But if you don’t play them every week due to matchups, you are going to miss out on that evening out effect and might actually come out on the bad side of the evening out, and meanwhile you are definitely going to be missing out on precious counting stats.

    This principle also goes for hitters as well. Baseball is just too unpredictable in the short term – only long term outcomes can be (sort of) predicted.

  2. Sarah Green says:

    Nick, that is interesting advice. I began the season with that in mind, but I seemed to be routinely getting hammered week in and week out, losing all of my pitching averages. Maybe my pitchers just aren’t very good pitchers. :(

  3. Nick Kapur says:

    Yeah, I mean I guess theirs no cure for not having the right horses in the race. If you don’t have good arms, then you don’t have good arms.

    But all I really want to say is, if you are going to bet on a horse, then you have to bet on him completely. If you estimate that a pitcher is going to end up with a 3.75 ERA and 200 strikeouts by the end of the season, then you should play him every day and hopefully by the end the numbers will be there

    But baseball is just so crazy and random that it is too hard to predict from week to week whether a pitcher is going to do well or not (unless you have other information, like he is playing through an injury or something). The difference between the best lineup in baseball and the worst lineup in baseball just isn’t great enough to reliably manifest itself in any single game. Just think of how many times a lineup like the Yankees’ is randomly shut down by some team’s 4th starter who just happened to have a good day. That’s why we need all of 162 games to see these larger trends.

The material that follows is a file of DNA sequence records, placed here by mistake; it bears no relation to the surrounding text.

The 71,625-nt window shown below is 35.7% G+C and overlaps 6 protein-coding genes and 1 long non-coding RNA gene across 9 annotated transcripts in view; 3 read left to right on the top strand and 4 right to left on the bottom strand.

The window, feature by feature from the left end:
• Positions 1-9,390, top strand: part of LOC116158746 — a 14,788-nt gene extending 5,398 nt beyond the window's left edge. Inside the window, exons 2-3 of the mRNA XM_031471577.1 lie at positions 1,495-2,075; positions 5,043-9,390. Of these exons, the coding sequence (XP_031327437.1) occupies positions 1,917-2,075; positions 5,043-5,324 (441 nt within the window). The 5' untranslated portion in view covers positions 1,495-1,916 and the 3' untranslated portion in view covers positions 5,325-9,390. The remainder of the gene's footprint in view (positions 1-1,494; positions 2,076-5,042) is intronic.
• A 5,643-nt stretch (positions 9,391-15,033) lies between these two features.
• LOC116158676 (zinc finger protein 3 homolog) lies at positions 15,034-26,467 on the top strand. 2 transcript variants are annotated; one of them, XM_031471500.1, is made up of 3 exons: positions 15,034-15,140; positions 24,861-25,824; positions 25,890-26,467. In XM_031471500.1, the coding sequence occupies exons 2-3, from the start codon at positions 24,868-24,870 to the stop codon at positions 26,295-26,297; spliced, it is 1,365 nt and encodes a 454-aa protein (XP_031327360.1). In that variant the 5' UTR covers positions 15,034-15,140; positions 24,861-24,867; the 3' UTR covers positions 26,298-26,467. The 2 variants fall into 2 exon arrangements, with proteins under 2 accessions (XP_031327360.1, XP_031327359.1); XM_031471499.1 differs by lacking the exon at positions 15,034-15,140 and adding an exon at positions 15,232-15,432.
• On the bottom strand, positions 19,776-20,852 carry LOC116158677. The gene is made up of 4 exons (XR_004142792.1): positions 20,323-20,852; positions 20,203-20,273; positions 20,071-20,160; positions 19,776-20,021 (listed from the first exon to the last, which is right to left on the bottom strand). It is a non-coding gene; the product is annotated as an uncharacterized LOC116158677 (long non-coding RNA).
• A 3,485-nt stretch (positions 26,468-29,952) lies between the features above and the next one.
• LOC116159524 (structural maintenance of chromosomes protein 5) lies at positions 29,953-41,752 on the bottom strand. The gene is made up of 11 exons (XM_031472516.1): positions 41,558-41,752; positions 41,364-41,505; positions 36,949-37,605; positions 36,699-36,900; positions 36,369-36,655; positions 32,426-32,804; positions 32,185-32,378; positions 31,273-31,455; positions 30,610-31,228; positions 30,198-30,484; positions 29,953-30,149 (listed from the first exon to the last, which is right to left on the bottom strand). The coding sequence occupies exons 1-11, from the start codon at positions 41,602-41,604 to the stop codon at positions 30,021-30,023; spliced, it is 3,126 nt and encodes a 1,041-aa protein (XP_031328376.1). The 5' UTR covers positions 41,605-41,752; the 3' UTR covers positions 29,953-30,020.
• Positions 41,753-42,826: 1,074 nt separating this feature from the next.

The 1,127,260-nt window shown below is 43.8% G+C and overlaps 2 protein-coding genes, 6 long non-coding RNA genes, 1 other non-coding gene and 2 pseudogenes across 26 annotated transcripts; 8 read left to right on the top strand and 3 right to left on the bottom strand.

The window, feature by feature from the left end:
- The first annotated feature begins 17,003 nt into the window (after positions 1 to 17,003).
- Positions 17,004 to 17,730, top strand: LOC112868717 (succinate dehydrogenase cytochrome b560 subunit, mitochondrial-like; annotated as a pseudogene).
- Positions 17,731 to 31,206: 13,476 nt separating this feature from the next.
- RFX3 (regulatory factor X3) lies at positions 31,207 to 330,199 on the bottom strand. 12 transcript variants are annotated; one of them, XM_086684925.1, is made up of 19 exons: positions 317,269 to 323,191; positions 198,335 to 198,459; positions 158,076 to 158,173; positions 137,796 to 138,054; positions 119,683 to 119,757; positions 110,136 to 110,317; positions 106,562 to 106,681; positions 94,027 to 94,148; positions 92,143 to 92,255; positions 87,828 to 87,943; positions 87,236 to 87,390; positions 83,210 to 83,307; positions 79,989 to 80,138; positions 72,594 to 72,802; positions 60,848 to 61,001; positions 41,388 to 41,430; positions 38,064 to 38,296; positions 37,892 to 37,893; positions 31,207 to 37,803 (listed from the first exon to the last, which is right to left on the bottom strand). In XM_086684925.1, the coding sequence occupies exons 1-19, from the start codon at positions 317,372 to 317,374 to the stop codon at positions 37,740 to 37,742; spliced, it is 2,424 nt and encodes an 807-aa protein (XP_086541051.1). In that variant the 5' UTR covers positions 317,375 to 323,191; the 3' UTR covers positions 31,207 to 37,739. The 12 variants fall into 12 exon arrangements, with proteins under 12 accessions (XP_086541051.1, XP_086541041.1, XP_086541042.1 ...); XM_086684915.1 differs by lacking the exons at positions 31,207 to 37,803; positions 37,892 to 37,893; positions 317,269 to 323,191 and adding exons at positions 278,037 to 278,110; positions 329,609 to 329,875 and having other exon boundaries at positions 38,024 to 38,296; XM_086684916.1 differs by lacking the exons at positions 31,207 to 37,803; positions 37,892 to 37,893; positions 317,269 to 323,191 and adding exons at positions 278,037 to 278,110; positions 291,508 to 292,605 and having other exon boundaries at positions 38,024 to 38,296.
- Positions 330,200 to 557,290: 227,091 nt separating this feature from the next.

4. Kirk Miller says:

    Good advice Nick. My feeling is that if they are not good enough to play then don’t even have ’em on your roster. That being said, sometimes it is advisable at the end of the week to bench a pitcher (or rarely, a hitter) if they can only hurt you in rate stats because the counting stats are out of reach one way or the other.

    My team played well this week. I managed to survive a same-day meltdown by Contreras and Litsch. Luckily, I had some great performances earlier in the week so I had a large cushion to absorb all those runs and hits. It felt good to sweep pitching for the week. My offense is still under-performing for the most part, but I did manage to grab 3 cats. I am still taking heart in the fact that I am in the thick of the hunt for the top 6 seeds.

    This has been a fun season and it’s shaping up to be an exciting finish.

  5. with how hot he is right now, you’d think Dan Uggla could try and relax a little and not look so scared shitless.

  6. dammit that didnt work. it was his team photo.

  7. melissa says:

    I’m a bit shocked that Detroit decided to relive the Kyle Farnsworth experience. It’s been reported at that Dombrowski called the Yankees to initiate this deal which I really don’t get. I know their bullpen is troubled but regardless of the questions they have there, Farnsworth certainly isn’t the answer. I think this deal benefits the Yankees a great deal since they were not going to count on Farnsworth and Pudge is a great addition behind the plate for them. I wouldn’t be surprised if Cashman makes a deal for another arm to put in their bullpen before the deadline. The Yankees two best moves may have been getting Hawkins and Farnsworth out of their pen.

    That picture of Farnsworth taking down Paul Wilson was by far his finest moment as a Cub. It was a really bad idea for Wilson to charge the mound.

  8. Nick Kapur says:

    The new setup man is going to be Jose Veras. The Yankees had already been gradually displacing Farnsworth with Veras as the setup man in recent games. The emergence of Veras is probably what gave them the confidence to deal Farnsworth, not that it was too hard for them to deal Farnsworth. After all, he’s freaking Kyle Farnsworth.

  9. Sarah Green says: